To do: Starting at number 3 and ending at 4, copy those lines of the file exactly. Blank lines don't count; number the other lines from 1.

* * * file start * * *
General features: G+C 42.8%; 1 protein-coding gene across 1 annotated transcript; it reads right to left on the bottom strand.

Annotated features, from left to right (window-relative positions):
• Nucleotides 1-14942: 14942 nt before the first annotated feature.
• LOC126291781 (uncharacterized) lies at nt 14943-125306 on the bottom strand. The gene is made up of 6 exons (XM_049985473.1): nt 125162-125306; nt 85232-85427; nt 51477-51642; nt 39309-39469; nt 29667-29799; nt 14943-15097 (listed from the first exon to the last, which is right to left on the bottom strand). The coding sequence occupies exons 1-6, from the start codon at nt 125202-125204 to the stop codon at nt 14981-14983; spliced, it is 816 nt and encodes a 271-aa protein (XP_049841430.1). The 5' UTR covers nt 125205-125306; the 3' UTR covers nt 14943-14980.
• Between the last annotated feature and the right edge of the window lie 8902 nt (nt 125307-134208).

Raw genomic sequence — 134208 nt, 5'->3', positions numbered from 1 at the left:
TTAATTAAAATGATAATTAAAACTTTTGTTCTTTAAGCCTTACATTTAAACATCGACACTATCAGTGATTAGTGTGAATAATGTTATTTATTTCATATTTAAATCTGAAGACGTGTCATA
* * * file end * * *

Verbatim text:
• Nucleotides 1-14942: 14942 nt before the first annotated feature.
• LOC126291781 (uncharacterized) lies at nt 14943-125306 on the bottom strand. The gene is made up of 6 exons (XM_049985473.1): nt 125162-125306; nt 85232-85427; nt 51477-51642; nt 39309-39469; nt 29667-29799; nt 14943-15097 (listed from the first exon to the last, which is right to left on the bottom strand). The coding sequence occupies exons 1-6, from the start codon at nt 125202-125204 to the stop codon at nt 14981-14983; spliced, it is 816 nt and encodes a 271-aa protein (XP_049841430.1). The 5' UTR covers nt 125205-125306; the 3' UTR covers nt 14943-14980.